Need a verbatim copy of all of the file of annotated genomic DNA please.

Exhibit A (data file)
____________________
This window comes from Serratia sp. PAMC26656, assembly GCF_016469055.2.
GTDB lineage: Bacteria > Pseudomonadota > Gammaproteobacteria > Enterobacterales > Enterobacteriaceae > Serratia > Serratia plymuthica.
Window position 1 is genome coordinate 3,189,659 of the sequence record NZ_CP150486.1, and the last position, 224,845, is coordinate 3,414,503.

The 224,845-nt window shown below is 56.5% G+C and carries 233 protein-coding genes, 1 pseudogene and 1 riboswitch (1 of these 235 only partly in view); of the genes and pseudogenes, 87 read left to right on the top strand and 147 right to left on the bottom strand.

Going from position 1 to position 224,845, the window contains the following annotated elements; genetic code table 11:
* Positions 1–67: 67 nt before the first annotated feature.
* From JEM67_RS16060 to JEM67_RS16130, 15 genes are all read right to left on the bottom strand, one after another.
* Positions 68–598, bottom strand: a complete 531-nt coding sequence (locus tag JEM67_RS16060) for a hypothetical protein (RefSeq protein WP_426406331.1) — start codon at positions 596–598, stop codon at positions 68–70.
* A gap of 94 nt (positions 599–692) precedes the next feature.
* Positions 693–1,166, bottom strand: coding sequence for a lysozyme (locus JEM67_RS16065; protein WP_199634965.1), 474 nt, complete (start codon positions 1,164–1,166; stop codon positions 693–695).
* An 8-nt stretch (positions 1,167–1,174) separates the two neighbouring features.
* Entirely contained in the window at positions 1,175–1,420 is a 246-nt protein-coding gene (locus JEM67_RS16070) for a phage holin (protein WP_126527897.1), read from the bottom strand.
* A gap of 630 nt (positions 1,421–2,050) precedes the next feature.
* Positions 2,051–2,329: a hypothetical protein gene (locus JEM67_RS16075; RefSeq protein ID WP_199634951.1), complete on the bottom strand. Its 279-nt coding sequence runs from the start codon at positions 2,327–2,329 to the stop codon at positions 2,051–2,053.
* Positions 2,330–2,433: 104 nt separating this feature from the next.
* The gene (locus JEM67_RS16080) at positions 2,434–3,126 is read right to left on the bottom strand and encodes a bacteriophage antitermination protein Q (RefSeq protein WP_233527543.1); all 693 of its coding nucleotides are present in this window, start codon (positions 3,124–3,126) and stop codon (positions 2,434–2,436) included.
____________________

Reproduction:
This window comes from Serratia sp. PAMC26656, assembly GCF_016469055.2.
GTDB lineage: Bacteria > Pseudomonadota > Gammaproteobacteria > Enterobacterales > Enterobacteriaceae > Serratia > Serratia plymuthica.
Window position 1 is genome coordinate 3,189,659 of the sequence record NZ_CP150486.1, and the last position, 224,845, is coordinate 3,414,503.

The 224,845-nt window shown below is 56.5% G+C and carries 233 protein-coding genes, 1 pseudogene and 1 riboswitch (1 of these 235 only partly in view); of the genes and pseudogenes, 87 read left to right on the top strand and 147 right to left on the bottom strand.

Going from position 1 to position 224,845, the window contains the following annotated elements; genetic code table 11:
* Positions 1–67: 67 nt before the first annotated feature.
* From JEM67_RS16060 to JEM67_RS16130, 15 genes are all read right to left on the bottom strand, one after another.
* Positions 68–598, bottom strand: a complete 531-nt coding sequence (locus tag JEM67_RS16060) for a hypothetical protein (RefSeq protein WP_426406331.1) — start codon at positions 596–598, stop codon at positions 68–70.
* A gap of 94 nt (positions 599–692) precedes the next feature.
* Positions 693–1,166, bottom strand: coding sequence for a lysozyme (locus JEM67_RS16065; protein WP_199634965.1), 474 nt, complete (start codon positions 1,164–1,166; stop codon positions 693–695).
* An 8-nt stretch (positions 1,167–1,174) separates the two neighbouring features.
* Entirely contained in the window at positions 1,175–1,420 is a 246-nt protein-coding gene (locus JEM67_RS16070) for a phage holin (protein WP_126527897.1), read from the bottom strand.
* A gap of 630 nt (positions 1,421–2,050) precedes the next feature.
* Positions 2,051–2,329: a hypothetical protein gene (locus JEM67_RS16075; RefSeq protein ID WP_199634951.1), complete on the bottom strand. Its 279-nt coding sequence runs from the start codon at positions 2,327–2,329 to the stop codon at positions 2,051–2,053.
* Positions 2,330–2,433: 104 nt separating this feature from the next.
* The gene (locus JEM67_RS16080) at positions 2,434–3,126 is read right to left on the bottom strand and encodes a bacteriophage antitermination protein Q (RefSeq protein WP_233527543.1); all 693 of its coding nucleotides are present in this window, start codon (positions 3,124–3,126) and stop codon (positions 2,434–2,436) included.